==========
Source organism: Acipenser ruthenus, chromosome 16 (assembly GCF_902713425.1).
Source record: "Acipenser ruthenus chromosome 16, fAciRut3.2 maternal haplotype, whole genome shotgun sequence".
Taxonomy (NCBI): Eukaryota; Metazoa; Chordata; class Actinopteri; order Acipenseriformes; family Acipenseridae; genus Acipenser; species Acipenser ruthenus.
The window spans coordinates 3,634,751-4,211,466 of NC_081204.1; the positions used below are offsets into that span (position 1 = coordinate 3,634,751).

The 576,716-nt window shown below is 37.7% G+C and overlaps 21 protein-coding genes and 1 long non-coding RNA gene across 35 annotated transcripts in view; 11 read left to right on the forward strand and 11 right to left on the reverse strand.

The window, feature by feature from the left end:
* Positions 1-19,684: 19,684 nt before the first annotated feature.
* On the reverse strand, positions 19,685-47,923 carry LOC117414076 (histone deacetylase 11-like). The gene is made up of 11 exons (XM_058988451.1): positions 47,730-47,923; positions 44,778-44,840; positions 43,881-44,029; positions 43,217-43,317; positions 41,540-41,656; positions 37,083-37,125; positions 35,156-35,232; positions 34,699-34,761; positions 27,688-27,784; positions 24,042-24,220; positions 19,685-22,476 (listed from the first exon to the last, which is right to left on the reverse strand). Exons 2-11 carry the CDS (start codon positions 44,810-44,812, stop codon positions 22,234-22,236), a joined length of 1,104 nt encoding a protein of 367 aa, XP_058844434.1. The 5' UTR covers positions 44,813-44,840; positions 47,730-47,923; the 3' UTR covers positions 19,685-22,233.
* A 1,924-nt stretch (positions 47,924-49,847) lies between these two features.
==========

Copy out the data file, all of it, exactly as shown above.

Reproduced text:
Source organism: Acipenser ruthenus, chromosome 16 (assembly GCF_902713425.1).
Source record: "Acipenser ruthenus chromosome 16, fAciRut3.2 maternal haplotype, whole genome shotgun sequence".
Taxonomy (NCBI): Eukaryota; Metazoa; Chordata; class Actinopteri; order Acipenseriformes; family Acipenseridae; genus Acipenser; species Acipenser ruthenus.
The window spans coordinates 3,634,751-4,211,466 of NC_081204.1; the positions used below are offsets into that span (position 1 = coordinate 3,634,751).

The 576,716-nt window shown below is 37.7% G+C and overlaps 21 protein-coding genes and 1 long non-coding RNA gene across 35 annotated transcripts in view; 11 read left to right on the forward strand and 11 right to left on the reverse strand.

The window, feature by feature from the left end:
* Positions 1-19,684: 19,684 nt before the first annotated feature.
* On the reverse strand, positions 19,685-47,923 carry LOC117414076 (histone deacetylase 11-like). The gene is made up of 11 exons (XM_058988451.1): positions 47,730-47,923; positions 44,778-44,840; positions 43,881-44,029; positions 43,217-43,317; positions 41,540-41,656; positions 37,083-37,125; positions 35,156-35,232; positions 34,699-34,761; positions 27,688-27,784; positions 24,042-24,220; positions 19,685-22,476 (listed from the first exon to the last, which is right to left on the reverse strand). Exons 2-11 carry the CDS (start codon positions 44,810-44,812, stop codon positions 22,234-22,236), a joined length of 1,104 nt encoding a protein of 367 aa, XP_058844434.1. The 5' UTR covers positions 44,813-44,840; positions 47,730-47,923; the 3' UTR covers positions 19,685-22,233.
* A 1,924-nt stretch (positions 47,924-49,847) lies between these two features.